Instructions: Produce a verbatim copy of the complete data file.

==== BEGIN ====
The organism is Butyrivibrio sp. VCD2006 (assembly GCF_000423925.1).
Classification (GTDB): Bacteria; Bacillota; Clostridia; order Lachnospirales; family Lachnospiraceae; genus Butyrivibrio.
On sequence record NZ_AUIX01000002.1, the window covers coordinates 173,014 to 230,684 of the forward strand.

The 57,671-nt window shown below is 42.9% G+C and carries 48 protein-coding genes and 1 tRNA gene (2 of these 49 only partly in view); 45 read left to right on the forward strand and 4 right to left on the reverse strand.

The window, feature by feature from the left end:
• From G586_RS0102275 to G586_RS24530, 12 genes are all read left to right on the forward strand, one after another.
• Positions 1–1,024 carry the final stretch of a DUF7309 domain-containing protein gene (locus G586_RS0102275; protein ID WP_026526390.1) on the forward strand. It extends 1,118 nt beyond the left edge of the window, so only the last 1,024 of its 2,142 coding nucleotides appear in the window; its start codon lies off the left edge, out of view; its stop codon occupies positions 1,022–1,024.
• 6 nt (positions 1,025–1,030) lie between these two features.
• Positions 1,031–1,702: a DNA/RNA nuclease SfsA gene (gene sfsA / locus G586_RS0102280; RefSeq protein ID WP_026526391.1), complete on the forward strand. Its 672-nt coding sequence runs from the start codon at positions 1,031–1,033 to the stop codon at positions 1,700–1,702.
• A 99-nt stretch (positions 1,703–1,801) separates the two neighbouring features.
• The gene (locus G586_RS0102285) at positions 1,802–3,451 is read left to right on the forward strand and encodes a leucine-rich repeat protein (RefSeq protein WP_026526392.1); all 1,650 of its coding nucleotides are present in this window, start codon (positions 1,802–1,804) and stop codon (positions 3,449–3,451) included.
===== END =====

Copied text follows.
The organism is Butyrivibrio sp. VCD2006 (assembly GCF_000423925.1).
Classification (GTDB): Bacteria; Bacillota; Clostridia; order Lachnospirales; family Lachnospiraceae; genus Butyrivibrio.
On sequence record NZ_AUIX01000002.1, the window covers coordinates 173,014 to 230,684 of the forward strand.

The 57,671-nt window shown below is 42.9% G+C and carries 48 protein-coding genes and 1 tRNA gene (2 of these 49 only partly in view); 45 read left to right on the forward strand and 4 right to left on the reverse strand.

The window, feature by feature from the left end:
• From G586_RS0102275 to G586_RS24530, 12 genes are all read left to right on the forward strand, one after another.
• Positions 1–1,024 carry the final stretch of a DUF7309 domain-containing protein gene (locus G586_RS0102275; protein ID WP_026526390.1) on the forward strand. It extends 1,118 nt beyond the left edge of the window, so only the last 1,024 of its 2,142 coding nucleotides appear in the window; its start codon lies off the left edge, out of view; its stop codon occupies positions 1,022–1,024.
• 6 nt (positions 1,025–1,030) lie between these two features.
• Positions 1,031–1,702: a DNA/RNA nuclease SfsA gene (gene sfsA / locus G586_RS0102280; RefSeq protein ID WP_026526391.1), complete on the forward strand. Its 672-nt coding sequence runs from the start codon at positions 1,031–1,033 to the stop codon at positions 1,700–1,702.
• A 99-nt stretch (positions 1,703–1,801) separates the two neighbouring features.
• The gene (locus G586_RS0102285) at positions 1,802–3,451 is read left to right on the forward strand and encodes a leucine-rich repeat protein (RefSeq protein WP_026526392.1); all 1,650 of its coding nucleotides are present in this window, start codon (positions 1,802–1,804) and stop codon (positions 3,449–3,451) included.